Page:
Real men eat meat.
At least that’s the stereotype that has been passed down since our days as hunter-gatherers — when men (the hunters) would go off to kill wild animals, while women (the gatherers) would hang around collecting fruits, nuts, and berries.
“Meat seems associated with strength and power, two features generally attributed to males,” write the authors of a 2012 study published in the Journal of Consumer Research that examined why male consumers avoid vegetarian options.
In another study, published in the journal Psychology of Men and Masculinity, researchers linked eating meat with “manhood, power, and virility” and found that men were more likely than women to “endorse pro-meat attitudes” and believed it was “human destiny to eat meat.”
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But times are changing.
A growing number of male business executives and political leaders, including former President Bill Clinton and Newark Mayor Cory Booker, are breaking gender expectations and embracing the vegetarian or vegan lifestyle.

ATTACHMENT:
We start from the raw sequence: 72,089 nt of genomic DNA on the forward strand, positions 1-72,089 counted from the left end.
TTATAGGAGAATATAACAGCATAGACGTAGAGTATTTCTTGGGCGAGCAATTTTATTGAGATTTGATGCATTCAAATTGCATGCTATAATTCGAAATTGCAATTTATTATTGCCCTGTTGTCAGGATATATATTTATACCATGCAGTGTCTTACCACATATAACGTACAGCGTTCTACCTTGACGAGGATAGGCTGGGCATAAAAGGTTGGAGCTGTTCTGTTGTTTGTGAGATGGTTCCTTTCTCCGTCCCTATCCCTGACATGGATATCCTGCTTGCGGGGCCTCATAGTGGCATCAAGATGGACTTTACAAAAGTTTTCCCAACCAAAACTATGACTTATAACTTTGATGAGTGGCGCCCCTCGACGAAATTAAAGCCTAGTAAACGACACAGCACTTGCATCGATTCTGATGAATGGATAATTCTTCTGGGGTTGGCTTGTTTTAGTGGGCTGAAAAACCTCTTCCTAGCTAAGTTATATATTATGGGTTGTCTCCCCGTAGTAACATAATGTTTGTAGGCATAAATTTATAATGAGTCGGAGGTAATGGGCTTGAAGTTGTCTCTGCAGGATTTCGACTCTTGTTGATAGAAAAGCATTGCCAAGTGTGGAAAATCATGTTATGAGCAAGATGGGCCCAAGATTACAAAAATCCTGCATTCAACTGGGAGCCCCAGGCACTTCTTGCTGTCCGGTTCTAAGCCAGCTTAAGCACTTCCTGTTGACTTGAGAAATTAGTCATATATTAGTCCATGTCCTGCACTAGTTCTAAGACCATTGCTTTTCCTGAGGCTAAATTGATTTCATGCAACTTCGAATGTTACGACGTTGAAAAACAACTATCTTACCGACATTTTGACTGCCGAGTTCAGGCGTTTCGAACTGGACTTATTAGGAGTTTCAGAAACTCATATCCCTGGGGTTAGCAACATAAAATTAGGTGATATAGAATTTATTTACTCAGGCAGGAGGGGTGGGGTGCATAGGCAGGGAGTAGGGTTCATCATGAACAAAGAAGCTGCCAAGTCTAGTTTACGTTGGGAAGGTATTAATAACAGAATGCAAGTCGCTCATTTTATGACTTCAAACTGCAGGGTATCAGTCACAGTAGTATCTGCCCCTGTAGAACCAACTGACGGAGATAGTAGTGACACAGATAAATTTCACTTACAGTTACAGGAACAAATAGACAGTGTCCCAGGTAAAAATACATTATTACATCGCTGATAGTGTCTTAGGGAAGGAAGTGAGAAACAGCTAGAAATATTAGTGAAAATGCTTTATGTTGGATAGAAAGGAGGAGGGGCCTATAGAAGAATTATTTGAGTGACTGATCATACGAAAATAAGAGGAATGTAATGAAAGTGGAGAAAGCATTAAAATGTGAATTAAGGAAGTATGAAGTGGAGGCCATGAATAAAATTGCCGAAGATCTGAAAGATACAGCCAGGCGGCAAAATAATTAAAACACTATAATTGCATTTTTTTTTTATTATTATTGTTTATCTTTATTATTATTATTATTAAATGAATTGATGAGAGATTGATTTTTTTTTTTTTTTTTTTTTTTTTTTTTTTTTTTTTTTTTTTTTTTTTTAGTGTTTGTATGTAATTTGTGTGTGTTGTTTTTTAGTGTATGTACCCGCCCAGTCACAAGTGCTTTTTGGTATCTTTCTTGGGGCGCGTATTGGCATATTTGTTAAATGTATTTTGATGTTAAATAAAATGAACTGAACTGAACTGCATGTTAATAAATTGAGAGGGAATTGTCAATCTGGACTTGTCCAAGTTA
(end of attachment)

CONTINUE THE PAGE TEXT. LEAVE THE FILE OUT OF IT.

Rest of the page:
It’s a trend — first pinpointed in a 2010 Businessweek article titled “The Rise of the Power Vegans” — that parallels mounting public awareness about the damaging effects of meat consumption on health and the environment. For some, the welfare of factory-farmed animals is also a concern. Conversely, “chick foods” like kale and soy products are growing in popularity.
In the United States, vegetarians are still rare: Only 5% of American adults say they are vegetarian, according to a 2012 Gallup study, and just 2% of people consider themselves vegan — people who don’t eat any ingredients that come from an animal, including eggs, milk, and honey.
While the percentage of vegetarians has remained the same over the last decade, this pattern may slowly change as tofu and salads became more fashionable among America’s male movers and shakers.